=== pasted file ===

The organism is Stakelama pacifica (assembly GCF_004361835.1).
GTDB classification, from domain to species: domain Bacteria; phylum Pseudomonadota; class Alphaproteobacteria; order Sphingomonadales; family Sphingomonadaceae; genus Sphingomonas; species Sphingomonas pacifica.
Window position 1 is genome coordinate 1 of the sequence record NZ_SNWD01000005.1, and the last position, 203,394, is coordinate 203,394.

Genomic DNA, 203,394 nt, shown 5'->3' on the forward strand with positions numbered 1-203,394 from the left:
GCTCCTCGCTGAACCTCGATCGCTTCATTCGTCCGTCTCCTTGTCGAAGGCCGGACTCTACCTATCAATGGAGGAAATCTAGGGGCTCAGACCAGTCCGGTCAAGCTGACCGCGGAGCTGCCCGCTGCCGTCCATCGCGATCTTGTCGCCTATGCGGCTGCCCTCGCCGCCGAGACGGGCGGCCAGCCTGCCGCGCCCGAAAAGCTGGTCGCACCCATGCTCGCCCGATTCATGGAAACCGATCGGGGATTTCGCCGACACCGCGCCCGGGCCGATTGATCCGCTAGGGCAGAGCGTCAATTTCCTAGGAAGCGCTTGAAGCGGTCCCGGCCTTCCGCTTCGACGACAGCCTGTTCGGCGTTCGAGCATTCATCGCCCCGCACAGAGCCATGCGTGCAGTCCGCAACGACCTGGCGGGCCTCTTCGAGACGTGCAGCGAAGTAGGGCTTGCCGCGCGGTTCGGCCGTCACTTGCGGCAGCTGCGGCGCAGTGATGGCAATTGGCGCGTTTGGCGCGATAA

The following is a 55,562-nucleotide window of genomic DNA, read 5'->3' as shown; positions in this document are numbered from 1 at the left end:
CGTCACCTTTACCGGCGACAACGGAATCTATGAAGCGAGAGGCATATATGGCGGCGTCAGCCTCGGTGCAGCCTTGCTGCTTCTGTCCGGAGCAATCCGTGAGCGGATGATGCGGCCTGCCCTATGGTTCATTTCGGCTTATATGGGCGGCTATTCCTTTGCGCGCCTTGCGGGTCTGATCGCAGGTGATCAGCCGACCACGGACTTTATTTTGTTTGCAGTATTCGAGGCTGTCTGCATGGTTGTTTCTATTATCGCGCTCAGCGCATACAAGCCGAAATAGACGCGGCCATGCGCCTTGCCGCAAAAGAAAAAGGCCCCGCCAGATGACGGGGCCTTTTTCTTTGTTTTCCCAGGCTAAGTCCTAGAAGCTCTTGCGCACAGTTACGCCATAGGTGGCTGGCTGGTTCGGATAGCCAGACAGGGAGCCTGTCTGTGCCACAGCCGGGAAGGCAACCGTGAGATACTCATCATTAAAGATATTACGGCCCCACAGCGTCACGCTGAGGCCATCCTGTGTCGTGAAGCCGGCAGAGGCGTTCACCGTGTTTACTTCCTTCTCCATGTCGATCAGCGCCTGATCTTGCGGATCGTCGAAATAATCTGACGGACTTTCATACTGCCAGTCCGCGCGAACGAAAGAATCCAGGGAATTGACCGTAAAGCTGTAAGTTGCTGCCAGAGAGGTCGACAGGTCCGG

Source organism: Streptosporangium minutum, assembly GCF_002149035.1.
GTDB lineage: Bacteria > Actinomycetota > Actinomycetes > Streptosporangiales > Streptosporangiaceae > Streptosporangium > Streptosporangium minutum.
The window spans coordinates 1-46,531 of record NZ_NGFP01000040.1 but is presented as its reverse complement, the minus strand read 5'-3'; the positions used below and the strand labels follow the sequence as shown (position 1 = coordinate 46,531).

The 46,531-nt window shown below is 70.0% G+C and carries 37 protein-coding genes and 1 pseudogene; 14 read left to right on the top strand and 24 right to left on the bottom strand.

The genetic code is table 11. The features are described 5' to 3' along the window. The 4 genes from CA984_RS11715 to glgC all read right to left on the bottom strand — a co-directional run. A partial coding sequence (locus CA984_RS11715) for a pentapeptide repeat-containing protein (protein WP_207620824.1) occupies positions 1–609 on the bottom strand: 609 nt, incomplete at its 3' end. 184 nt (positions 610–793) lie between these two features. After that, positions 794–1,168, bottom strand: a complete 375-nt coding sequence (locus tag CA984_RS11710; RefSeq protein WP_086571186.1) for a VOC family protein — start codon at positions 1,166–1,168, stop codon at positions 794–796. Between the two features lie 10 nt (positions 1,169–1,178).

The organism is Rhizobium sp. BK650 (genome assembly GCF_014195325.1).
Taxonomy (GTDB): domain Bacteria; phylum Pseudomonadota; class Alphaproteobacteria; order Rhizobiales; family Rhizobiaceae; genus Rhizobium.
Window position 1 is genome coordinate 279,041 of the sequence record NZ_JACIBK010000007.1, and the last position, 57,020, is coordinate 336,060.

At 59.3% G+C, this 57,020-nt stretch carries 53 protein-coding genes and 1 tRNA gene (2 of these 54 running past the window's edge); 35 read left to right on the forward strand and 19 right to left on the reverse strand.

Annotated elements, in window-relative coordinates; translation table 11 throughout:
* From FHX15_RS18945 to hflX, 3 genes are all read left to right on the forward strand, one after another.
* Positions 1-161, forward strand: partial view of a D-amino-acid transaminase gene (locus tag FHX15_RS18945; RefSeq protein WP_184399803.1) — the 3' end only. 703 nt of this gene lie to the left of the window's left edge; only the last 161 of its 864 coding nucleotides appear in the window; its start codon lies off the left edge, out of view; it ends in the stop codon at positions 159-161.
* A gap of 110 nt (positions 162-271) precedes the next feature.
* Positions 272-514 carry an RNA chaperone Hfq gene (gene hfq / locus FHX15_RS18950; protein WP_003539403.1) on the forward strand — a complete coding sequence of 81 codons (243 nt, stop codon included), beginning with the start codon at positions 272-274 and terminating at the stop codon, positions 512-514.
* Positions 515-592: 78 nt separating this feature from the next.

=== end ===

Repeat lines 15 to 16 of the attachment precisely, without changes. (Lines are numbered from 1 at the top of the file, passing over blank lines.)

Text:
Window position 1 is genome coordinate 279,041 of the sequence record NZ_JACIBK010000007.1, and the last position, 57,020, is coordinate 336,060.

At 59.3% G+C, this 57,020-nt stretch carries 53 protein-coding genes and 1 tRNA gene (2 of these 54 running past the window's edge); 35 read left to right on the forward strand and 19 right to left on the reverse strand.